Bill you have a keen insight of the human mind and economic events – well thought out, and well written and this comes from one who doles out compliments sparingly.
May I suggest you ponder and write on Plato “The world cannot be fair free and equal because if it is fair those that are smarter and work harder will earn more and then if it is free they will give it to their children and then it cannot be equal.” This one sentence underlies all human history. When the needle leans strongly toward the Fair/Free party economic growth is rapid but this is accompanied by the rise of the Equal which inevitably causes economic decline (i.e. we can be fair and free and on average rich or equally poor). When it leans toward the Equal party, it often slips into dictatorship (e.g. Hitler). The whole cycle just repeats and repeats.
In one article you have explained so cogently what most 4 year degrees in economics (these days)could never come close to touching.
Thanks for the education.
Well, I wouldn’t be so pessimistic as Huntington that people can’t get along. They go through cycles of conflict, cooperation and collaboration.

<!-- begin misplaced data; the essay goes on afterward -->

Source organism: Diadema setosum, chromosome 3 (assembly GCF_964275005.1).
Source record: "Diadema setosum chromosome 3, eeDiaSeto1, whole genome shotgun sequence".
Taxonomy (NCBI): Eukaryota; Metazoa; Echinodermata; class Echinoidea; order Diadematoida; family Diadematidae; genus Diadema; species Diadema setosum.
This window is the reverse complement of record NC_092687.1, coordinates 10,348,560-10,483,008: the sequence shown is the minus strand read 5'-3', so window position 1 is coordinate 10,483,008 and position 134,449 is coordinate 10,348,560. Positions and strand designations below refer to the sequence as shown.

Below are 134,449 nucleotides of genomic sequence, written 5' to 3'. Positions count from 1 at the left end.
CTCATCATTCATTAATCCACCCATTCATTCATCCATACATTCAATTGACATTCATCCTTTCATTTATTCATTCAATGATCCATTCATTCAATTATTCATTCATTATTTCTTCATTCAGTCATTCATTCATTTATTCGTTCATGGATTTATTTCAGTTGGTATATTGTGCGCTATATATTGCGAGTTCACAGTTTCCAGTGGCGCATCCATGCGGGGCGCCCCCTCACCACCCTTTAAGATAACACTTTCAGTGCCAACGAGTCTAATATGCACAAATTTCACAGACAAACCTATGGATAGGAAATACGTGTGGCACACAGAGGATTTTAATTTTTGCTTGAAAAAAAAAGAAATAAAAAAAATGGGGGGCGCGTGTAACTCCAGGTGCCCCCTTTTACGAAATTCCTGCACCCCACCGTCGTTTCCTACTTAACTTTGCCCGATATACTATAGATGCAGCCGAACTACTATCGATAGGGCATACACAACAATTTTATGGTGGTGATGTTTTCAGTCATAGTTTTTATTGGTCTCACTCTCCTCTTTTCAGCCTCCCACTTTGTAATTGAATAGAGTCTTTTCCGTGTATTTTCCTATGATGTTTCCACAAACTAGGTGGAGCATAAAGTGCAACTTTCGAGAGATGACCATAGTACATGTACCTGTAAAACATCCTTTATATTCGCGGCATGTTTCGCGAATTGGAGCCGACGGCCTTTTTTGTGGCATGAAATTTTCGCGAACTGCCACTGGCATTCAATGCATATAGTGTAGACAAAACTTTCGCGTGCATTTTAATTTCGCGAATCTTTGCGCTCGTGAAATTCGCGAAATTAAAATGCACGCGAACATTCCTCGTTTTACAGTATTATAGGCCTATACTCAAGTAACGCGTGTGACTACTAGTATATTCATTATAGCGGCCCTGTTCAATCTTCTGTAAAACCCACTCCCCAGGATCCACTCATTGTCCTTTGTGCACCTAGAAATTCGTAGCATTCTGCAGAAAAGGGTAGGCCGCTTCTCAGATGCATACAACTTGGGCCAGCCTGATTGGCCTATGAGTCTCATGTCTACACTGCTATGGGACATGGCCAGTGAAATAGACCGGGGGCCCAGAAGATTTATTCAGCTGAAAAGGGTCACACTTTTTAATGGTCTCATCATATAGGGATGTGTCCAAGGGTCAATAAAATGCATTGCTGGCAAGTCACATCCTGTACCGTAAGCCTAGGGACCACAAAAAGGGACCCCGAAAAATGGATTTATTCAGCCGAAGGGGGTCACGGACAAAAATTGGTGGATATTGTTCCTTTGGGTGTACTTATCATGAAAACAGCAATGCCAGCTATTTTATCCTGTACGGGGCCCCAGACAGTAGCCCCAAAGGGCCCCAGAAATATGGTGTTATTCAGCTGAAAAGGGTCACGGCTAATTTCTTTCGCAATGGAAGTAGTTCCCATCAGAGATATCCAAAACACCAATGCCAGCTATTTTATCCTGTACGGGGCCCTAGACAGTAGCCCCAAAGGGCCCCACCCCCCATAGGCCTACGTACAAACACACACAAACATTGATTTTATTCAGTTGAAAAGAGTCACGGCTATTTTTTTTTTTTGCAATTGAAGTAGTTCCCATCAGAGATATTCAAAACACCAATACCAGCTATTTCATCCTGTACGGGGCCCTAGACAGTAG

Given that the dynamics within any group is fluid, having two groups meet each other is like bringing two unstable elements where there will be a fair amount of uncertainty as to how they will react.
This means that both the group dynamics must be in close sync (for cooperation) that both groups will proceed in a relatively stable direction. The term “talking in the same frequency / wavelength” may be more indicative of our thoughts than realised.
Interactions among nations / civilisations are just these relationships writ large.
Shouldn’t people at least be hungry before they start acting all, “Let’s have a revolution!”??
This ain’t 14th century France for heaven’s sake. At least not yet.
Also I treat with suspicion those statistics that say we’re poorer than we were in the 80′s and so forth.
The quality of medicine is WAY higher now. If you wanted to live undr 80′s standards of medicine, you could probably do that very cheaply.
Same for cars. They are all WAY better than they were in the 80′s.
People homes are far nicer and in better repair.
People know so much more about exercise. They know more about nutrition. They dress better.